“They're going to unplug grandma”: Advance directive discussions and documentation do not decrease survival in patients at baseline lower risk of death

Authors

  • Stacy M. Fischer MD,

    Corresponding author
    1. Division of Health Care Policy and Research, Department of Medicine, University of Colorado School of Medicine, Aurora, Colorado
    • Division of Health Care Policy and Research, Department of Medicine, University of Colorado School of Medicine, 13611 E Colfax Ave, Suite 100, Aurora, CO 80045
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    • Telephone: 303-514-0548; fax: 303-724-2530

  • Sung-Joon Min PhD,

    1. Division of Health Care Policy and Research, Department of Medicine, University of Colorado School of Medicine, Aurora, Colorado
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  • Angela Sauaia MD, PhD,

    1. University of Colorado School of Public Health, Aurora, Colorado
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  • Jean S. Kutner MD, MSPH

    1. Division of General Internal Medicine, Department of Medicine, University of Colorado School of Medicine, Aurora, Colorado
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  • Abstract presented at Society of General Internal Medicine meeting, Minneapolis, Minnesota, 2010.

    Funding for this study came from the Brookdale Leadership in Aging Fellowship Program and the National Institutes of Aging K23 AG028957-02. Disclosures: The authors have no conflicts of interest and no financial relationships with funding sources.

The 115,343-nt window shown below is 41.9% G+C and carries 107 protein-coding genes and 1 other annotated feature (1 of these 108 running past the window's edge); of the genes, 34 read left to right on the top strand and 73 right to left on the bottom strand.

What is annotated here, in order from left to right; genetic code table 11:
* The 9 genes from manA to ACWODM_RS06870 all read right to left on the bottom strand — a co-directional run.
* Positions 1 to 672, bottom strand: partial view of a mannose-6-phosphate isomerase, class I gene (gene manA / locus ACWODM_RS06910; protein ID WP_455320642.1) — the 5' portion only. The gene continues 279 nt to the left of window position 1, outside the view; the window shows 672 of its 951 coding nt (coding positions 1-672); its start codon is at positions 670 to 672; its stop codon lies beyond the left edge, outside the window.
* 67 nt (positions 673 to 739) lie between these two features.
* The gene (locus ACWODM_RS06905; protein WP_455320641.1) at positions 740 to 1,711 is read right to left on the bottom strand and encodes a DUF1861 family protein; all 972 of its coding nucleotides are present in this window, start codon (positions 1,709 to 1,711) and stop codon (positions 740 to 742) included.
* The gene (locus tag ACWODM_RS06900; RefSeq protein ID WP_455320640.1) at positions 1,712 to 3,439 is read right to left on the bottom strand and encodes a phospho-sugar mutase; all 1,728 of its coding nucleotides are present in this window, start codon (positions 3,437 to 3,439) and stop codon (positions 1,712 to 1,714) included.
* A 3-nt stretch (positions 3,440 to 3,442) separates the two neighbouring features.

Abstract

OBJECTIVE:

To determine the effect of having advance directive (AD) discussions or having an AD in the medical record on patient survival.

DESIGN:

Prospective observational cohort study.

SETTING:

Three Colorado area hospitals: a large academic tertiary referral center, a Veteran's Affairs medical center, and an urban safety net hospital.

PARTICIPANTS:

Four hundred fifty-eight adults admitted to the general internal medicine service interviewed about AD discussions. A concurrent chart review documented the presence of an AD in the medical record. Participants were stratified into low, medium, and high risk of death within 1 year based on validated prognostic criteria.

MEASURES:

Kaplan-Meier survival plots were estimated for those at low and medium risk of death.

RESULTS:

No significant differences in survival for participants at low and medium risk of death who reported having had an AD discussion and those who had not (Wilcoxon low risk, P = 0.97; medium risk, P = 0.28; and log-rank low risk, P = 0.82; medium risk, P = 0.45), and for those who had an AD in the medical record vs those who did not (Wilcoxon low risk, P = 0.84; medium risk, P = 0.78; and log-rank low risk, P = 0.86; medium risk, P = 0.69).

CONCLUSIONS:

There is no evidence that AD discussions or documentation result in increased mortality. In regards to the current national debate about the merits of advance care planning, this study suggests that honoring patients' wishes to engage in AD discussions and documentation does not lead to harm. Journal of Hospital Medicine 2011. © 2011 Society of Hospital Medicine

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